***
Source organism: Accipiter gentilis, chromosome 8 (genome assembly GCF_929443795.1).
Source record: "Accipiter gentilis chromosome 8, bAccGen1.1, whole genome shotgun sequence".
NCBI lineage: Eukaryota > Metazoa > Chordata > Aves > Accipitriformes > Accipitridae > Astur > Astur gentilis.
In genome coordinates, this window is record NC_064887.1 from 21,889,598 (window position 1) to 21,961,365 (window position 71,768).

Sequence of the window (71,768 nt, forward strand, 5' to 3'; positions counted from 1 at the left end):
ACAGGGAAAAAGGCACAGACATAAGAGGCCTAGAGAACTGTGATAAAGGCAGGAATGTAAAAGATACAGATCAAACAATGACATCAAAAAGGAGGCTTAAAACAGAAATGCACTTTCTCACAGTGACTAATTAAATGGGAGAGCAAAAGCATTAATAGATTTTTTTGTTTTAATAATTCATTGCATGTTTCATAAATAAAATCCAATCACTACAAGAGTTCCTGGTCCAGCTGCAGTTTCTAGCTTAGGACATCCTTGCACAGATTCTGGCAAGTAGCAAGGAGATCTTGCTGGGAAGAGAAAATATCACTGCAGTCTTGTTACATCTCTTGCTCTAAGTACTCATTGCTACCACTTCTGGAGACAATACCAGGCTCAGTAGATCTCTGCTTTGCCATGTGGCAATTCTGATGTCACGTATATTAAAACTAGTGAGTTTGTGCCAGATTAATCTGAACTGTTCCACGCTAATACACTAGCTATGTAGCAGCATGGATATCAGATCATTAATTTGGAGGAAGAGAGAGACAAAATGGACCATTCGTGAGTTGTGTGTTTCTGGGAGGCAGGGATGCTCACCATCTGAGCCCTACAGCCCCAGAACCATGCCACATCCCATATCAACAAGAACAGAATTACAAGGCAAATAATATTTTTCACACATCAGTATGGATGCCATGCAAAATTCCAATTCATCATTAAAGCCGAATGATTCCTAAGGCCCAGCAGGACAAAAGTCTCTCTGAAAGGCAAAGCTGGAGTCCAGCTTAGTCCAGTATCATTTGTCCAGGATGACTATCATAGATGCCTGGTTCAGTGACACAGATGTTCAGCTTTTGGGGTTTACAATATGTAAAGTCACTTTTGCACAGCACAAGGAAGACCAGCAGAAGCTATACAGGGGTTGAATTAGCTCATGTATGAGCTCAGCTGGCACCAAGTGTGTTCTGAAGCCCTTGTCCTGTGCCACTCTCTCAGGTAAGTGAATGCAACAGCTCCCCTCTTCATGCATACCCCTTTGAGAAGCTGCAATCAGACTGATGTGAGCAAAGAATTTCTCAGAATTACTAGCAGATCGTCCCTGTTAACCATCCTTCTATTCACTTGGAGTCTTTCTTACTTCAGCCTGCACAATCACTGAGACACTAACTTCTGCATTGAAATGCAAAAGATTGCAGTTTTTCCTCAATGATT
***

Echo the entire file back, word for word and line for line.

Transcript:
Source organism: Accipiter gentilis, chromosome 8 (genome assembly GCF_929443795.1).
Source record: "Accipiter gentilis chromosome 8, bAccGen1.1, whole genome shotgun sequence".
NCBI lineage: Eukaryota > Metazoa > Chordata > Aves > Accipitriformes > Accipitridae > Astur > Astur gentilis.
In genome coordinates, this window is record NC_064887.1 from 21,889,598 (window position 1) to 21,961,365 (window position 71,768).

Sequence of the window (71,768 nt, forward strand, 5' to 3'; positions counted from 1 at the left end):
ACAGGGAAAAAGGCACAGACATAAGAGGCCTAGAGAACTGTGATAAAGGCAGGAATGTAAAAGATACAGATCAAACAATGACATCAAAAAGGAGGCTTAAAACAGAAATGCACTTTCTCACAGTGACTAATTAAATGGGAGAGCAAAAGCATTAATAGATTTTTTTGTTTTAATAATTCATTGCATGTTTCATAAATAAAATCCAATCACTACAAGAGTTCCTGGTCCAGCTGCAGTTTCTAGCTTAGGACATCCTTGCACAGATTCTGGCAAGTAGCAAGGAGATCTTGCTGGGAAGAGAAAATATCACTGCAGTCTTGTTACATCTCTTGCTCTAAGTACTCATTGCTACCACTTCTGGAGACAATACCAGGCTCAGTAGATCTCTGCTTTGCCATGTGGCAATTCTGATGTCACGTATATTAAAACTAGTGAGTTTGTGCCAGATTAATCTGAACTGTTCCACGCTAATACACTAGCTATGTAGCAGCATGGATATCAGATCATTAATTTGGAGGAAGAGAGAGACAAAATGGACCATTCGTGAGTTGTGTGTTTCTGGGAGGCAGGGATGCTCACCATCTGAGCCCTACAGCCCCAGAACCATGCCACATCCCATATCAACAAGAACAGAATTACAAGGCAAATAATATTTTTCACACATCAGTATGGATGCCATGCAAAATTCCAATTCATCATTAAAGCCGAATGATTCCTAAGGCCCAGCAGGACAAAAGTCTCTCTGAAAGGCAAAGCTGGAGTCCAGCTTAGTCCAGTATCATTTGTCCAGGATGACTATCATAGATGCCTGGTTCAGTGACACAGATGTTCAGCTTTTGGGGTTTACAATATGTAAAGTCACTTTTGCACAGCACAAGGAAGACCAGCAGAAGCTATACAGGGGTTGAATTAGCTCATGTATGAGCTCAGCTGGCACCAAGTGTGTTCTGAAGCCCTTGTCCTGTGCCACTCTCTCAGGTAAGTGAATGCAACAGCTCCCCTCTTCATGCATACCCCTTTGAGAAGCTGCAATCAGACTGATGTGAGCAAAGAATTTCTCAGAATTACTAGCAGATCGTCCCTGTTAACCATCCTTCTATTCACTTGGAGTCTTTCTTACTTCAGCCTGCACAATCACTGAGACACTAACTTCTGCATTGAAATGCAAAAGATTGCAGTTTTTCCTCAATGATT